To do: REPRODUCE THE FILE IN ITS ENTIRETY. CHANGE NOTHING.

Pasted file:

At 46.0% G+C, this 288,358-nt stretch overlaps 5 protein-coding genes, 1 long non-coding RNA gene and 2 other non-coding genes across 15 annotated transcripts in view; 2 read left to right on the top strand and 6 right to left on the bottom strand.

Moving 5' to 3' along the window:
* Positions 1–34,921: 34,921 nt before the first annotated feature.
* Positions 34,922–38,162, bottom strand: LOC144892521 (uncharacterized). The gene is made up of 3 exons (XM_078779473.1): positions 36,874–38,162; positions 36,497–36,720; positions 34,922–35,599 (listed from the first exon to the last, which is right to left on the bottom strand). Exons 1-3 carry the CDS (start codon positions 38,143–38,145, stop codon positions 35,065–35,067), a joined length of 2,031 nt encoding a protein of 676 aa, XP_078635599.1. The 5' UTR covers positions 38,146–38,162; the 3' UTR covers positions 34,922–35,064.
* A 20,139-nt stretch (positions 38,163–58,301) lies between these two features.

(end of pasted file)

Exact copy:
At 46.0% G+C, this 288,358-nt stretch overlaps 5 protein-coding genes, 1 long non-coding RNA gene and 2 other non-coding genes across 15 annotated transcripts in view; 2 read left to right on the top strand and 6 right to left on the bottom strand.

Moving 5' to 3' along the window:
* Positions 1–34,921: 34,921 nt before the first annotated feature.
* Positions 34,922–38,162, bottom strand: LOC144892521 (uncharacterized). The gene is made up of 3 exons (XM_078779473.1): positions 36,874–38,162; positions 36,497–36,720; positions 34,922–35,599 (listed from the first exon to the last, which is right to left on the bottom strand). Exons 1-3 carry the CDS (start codon positions 38,143–38,145, stop codon positions 35,065–35,067), a joined length of 2,031 nt encoding a protein of 676 aa, XP_078635599.1. The 5' UTR covers positions 38,146–38,162; the 3' UTR covers positions 34,922–35,064.
* A 20,139-nt stretch (positions 38,163–58,301) lies between these two features.